According to a latest study, older adults who suffer from abuse or self-neglect seem to undergo a greater risk of early death in comparison to other seniors. This study was carried out by the experts from Rush University Medical Center.
It is estimated that there are approximately 2 million cases of elder abuse and self-neglect in the United States each year. In addition, it was believed that, elders who are physically or cognitively fit face a higher risk of death from abuse or self-neglect.
Lead author of the study and a researcher and geriatrician at Rush University Medical Center, Dr XinQi Dong claimed that elder abuse and self-neglect appear to be severe, widespread and under-recognized public health issues.
“Our findings demonstrate the dire health consequences for these vulnerable older adults. Health care professionals and others who serve the elderly need to identify and report suspected cases of abuse or self-neglect early and act quickly to ameliorate the problems,” says Dr Dong.
For the purpose of the study, experts examined nearly 9,318 individuals who were 65 years of age and older. Also, the individuals seemed to have registered themselves in the Chicago Health and Aging Project, between 1993 and 2005. Apparently, this project was a longitudinal epidemiological study of a community-dwelling population. Experts conducted personal interviews in order to evaluate the participants’ health history, physical function, cognitive function, health behaviors and psychosocial factors.
The findings revealed that out of the 9,318 participants, about 1,657 experienced abuse or self-neglect. Furthermore, the findings stated that elder abuse seems to be associated with a double increased risk of premature death from all causes and nearly four times increased risk of premature death mainly because of heart disease.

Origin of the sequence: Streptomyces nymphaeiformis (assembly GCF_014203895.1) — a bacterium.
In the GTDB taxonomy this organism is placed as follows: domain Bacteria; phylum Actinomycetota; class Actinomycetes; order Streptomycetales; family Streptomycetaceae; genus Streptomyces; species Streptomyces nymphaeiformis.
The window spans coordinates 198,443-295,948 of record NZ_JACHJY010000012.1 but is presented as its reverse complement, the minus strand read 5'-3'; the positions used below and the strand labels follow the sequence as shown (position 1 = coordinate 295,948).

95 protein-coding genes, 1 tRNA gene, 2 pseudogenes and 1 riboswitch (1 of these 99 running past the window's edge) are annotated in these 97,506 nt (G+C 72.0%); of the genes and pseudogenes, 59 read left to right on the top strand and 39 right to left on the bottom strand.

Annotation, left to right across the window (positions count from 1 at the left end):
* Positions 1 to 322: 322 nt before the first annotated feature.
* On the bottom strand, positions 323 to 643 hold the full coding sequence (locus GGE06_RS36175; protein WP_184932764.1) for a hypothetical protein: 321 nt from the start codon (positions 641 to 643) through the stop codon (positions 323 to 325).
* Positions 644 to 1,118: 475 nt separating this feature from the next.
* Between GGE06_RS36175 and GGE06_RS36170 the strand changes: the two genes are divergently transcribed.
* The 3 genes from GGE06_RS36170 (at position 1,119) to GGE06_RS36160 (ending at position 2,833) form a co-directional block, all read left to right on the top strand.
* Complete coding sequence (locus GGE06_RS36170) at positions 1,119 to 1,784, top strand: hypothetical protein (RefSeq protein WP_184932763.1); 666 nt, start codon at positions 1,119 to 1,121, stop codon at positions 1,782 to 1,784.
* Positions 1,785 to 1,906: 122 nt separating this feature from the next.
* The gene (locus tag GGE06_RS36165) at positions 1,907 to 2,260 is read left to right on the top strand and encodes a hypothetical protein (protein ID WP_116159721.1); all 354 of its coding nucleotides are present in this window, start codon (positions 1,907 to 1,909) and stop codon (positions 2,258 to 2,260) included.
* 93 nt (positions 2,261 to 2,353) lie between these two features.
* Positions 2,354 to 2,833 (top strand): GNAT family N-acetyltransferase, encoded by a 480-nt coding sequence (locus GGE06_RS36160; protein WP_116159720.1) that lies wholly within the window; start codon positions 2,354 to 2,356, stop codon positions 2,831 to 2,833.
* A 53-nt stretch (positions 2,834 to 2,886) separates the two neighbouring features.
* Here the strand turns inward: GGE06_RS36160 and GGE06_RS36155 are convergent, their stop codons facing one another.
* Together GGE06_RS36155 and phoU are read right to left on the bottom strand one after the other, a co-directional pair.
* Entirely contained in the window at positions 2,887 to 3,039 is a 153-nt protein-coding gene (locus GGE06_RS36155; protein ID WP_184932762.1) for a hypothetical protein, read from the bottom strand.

Supposedly, self-neglect was associated with a constant greater risk of premature death during the first year as soon as self-neglecting behavior was recognized. It was observed that during that year, the possibility of premature death from all causes was five times more likely as for elders who did not neglect themselves. Also the risk of premature death from heart disease specifically appears to have increased by nearly eight times.
The study also found that increased mortality appears to be significant for older adults who underwent abuse or self-neglect inspite of their level of physical or cognitive function; except the group which included abused elders with the highest level of functioning. Experts discovered that these individuals perhaps seem to have added insights into the dangers of the abusive behaviors. Supposedly, they were more likely to ask for assistance, or were capable enough to modify the relationship with the doer. Thus they seem to be able to escape the threats to their safety and well-being.
In order to evaluate the alternative explanations for the increased risk of premature dying, experts were believed to have considered various factors like differences in sociodemographic characteristics, medical conditions, health habits, cognitive function, physical function, depression and social networks. However, none of these factors considerably altered the findings.
Dong further stated that, “With the rapidly growing aged population in this country, problems of elder abuse will likely become even more pervasive, affecting our family, friends and loved ones. We hope our study will stimulate more discussion about these problems and help advocate for additional research and resources, as well as national policy initiatives, to improve the health and well-being of this vulnerable population.”
Dong was of the opinion that elder abuse seems to have lagged more than two decades behind that of child abuse or intimate partner violence.
The findings of the study have been published in the Journal of the American Medical Association (JAMA).